The German scientists in the 19th century started the Beilstein database, which is a database that abstracts a lot of factual information from the scientific literature, in particular physical and chemical properties of compounds. It also abstracts the published structures and reactions, and allows thorough (sub)structural searches. It abstracts chemistry, pharmacology and material science journals. Beilstein was originally a paper volumes based database, but is available electronically as CrossFire Beilstein for many years already. It can be used for searching all kind of topics, but its structural search capabilities are particularly suitable for organic chemistry.

A related database focused on inorganic chemistry is Gmelin. It is essentially an enormous paper volumes index. Nowadays, Beilstein and Gmelin have been combined into the electronic database Reaxys.

A very important database which only started at the beginning of the 20th century by the American Chemical Society is the Chemical Abstracts. This is best known for its valuable abstracts, which are authoritative alternative references to the articles written in languages you do not understand or are published in obscure journals you can not obtain. It is also known for its CAS system of attributing numbers to any new published compound or chemical material. It is extremely efficient when it comes to searching by keywords and structures. The quality of the abstracted structures and reactions is very good, but the abstracted chemical properties, especially from the older literature, fades in comparison to Beilstein. Chemical Abstracts is electronically available under the title SciFinder. Until this year, SciFinder was available as a Citrix application, but unfortunately this was discontinued and a less practical web based interface is now offered as the sole option.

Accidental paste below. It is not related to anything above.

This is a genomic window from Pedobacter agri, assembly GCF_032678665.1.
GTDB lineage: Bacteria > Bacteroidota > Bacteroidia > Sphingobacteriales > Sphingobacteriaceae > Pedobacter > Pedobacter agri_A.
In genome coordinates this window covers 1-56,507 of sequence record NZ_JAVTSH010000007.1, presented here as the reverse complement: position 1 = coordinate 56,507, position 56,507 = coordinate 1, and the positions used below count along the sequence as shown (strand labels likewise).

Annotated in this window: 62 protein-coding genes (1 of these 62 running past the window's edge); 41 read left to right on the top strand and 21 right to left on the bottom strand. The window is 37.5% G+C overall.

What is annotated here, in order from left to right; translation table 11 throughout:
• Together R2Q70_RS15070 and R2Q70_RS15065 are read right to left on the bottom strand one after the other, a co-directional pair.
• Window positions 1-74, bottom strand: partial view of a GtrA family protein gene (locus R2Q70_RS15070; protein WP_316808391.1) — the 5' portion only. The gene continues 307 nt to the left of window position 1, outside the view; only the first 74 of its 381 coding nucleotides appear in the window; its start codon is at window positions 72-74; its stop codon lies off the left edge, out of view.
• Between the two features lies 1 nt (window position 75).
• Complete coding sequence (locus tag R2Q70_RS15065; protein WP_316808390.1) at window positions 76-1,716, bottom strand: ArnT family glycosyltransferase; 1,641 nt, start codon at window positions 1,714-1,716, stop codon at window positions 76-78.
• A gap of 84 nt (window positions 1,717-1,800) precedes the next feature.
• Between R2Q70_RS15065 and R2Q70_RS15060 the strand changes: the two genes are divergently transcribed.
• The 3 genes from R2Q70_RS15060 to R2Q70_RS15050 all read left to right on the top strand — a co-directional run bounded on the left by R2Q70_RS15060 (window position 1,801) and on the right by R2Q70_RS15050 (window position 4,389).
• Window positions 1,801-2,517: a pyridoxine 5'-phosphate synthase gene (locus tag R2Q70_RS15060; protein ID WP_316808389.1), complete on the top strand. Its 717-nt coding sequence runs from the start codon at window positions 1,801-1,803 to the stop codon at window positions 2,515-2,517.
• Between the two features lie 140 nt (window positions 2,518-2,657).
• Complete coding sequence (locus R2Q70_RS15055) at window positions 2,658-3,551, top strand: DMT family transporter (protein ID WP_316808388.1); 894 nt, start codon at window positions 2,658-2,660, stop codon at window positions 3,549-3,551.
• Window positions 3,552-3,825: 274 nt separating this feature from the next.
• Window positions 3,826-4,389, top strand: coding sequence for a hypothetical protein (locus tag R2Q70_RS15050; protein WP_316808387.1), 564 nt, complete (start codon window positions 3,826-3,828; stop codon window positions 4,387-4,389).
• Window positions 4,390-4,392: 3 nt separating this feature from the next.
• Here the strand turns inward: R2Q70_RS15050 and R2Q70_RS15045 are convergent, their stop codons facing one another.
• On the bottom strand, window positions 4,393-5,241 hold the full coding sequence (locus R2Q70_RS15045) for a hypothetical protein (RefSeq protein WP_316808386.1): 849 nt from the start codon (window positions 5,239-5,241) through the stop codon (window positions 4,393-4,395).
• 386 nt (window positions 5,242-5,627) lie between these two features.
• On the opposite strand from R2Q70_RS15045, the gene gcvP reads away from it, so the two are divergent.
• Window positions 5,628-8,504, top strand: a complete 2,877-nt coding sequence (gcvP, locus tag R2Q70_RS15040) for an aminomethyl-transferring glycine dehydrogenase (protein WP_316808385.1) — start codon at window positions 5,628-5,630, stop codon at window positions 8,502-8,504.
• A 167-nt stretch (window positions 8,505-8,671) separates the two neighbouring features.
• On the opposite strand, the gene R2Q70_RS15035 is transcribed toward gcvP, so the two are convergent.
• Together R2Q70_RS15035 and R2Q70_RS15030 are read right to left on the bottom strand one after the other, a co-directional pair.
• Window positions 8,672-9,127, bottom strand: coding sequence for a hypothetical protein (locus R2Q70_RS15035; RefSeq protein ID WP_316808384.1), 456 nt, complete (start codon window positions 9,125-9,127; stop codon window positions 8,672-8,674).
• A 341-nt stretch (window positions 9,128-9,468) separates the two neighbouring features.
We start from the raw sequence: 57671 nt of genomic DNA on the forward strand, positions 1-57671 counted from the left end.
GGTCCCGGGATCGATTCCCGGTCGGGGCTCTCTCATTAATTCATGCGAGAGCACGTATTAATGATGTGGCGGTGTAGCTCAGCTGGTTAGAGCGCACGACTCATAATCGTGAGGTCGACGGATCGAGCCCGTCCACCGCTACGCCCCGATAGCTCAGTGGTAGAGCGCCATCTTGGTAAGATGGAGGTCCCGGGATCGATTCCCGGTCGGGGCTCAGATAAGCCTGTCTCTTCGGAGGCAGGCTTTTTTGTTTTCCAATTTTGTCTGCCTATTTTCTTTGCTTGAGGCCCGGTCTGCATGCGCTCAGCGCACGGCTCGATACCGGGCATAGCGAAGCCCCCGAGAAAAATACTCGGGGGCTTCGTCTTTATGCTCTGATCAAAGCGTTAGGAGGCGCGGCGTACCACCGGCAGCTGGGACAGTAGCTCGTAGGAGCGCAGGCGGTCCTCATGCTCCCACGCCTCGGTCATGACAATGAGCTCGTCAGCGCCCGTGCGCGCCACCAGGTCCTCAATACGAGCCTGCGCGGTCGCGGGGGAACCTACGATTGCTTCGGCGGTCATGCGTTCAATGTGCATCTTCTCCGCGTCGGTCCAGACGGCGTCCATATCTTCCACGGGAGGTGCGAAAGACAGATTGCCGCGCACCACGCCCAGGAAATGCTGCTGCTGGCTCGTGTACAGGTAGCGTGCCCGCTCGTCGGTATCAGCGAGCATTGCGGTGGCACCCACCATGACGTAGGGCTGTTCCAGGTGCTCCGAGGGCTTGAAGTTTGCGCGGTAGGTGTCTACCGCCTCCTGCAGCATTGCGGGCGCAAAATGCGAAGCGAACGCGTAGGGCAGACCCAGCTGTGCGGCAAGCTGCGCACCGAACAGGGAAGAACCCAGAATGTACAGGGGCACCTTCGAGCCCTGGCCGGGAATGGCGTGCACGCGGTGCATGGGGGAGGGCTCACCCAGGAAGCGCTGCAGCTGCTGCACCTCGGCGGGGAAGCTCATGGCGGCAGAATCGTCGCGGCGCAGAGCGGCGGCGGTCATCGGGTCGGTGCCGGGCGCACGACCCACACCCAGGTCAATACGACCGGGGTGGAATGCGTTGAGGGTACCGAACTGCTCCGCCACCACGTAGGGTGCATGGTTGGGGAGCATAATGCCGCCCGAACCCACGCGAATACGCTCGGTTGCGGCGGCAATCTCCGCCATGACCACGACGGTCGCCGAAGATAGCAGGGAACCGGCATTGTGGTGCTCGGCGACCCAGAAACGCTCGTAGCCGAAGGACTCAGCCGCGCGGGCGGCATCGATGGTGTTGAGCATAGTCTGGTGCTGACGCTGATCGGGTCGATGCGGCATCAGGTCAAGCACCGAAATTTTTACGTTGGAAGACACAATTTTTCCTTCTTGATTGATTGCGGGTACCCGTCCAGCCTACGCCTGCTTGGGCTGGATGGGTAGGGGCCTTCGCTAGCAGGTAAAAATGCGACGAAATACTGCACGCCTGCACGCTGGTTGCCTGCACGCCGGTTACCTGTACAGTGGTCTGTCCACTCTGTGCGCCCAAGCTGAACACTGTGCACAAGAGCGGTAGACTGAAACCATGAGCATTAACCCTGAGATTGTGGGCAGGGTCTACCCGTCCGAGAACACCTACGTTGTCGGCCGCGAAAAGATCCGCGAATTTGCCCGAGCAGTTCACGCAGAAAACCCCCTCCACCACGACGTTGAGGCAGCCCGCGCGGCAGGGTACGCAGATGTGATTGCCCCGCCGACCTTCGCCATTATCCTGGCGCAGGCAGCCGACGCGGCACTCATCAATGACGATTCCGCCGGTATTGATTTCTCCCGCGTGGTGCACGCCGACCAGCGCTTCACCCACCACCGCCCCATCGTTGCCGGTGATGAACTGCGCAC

The most widely used science bibliography database is ISI web of knowledge which can also be used for finding references by searching for authors, topics and keywords. It allows easy navigation through citation maps, which can be of use in finding related articles. Unfortunately, it requires institutional access through IP recognition.

The joint cooperation of the East German and Soviet chemists yielded the SPRESI database, which was maintained up to the year 1989. It can often surprise you by giving you references that other databases missed, but is of little use for the very old and the most recent literature. It is currently commercialized by a German company as a web based application that allows topic and structural searches (a free trial period is available). A pirated riped version in the form of a ChemFinder database file was also made available a couple of years ago.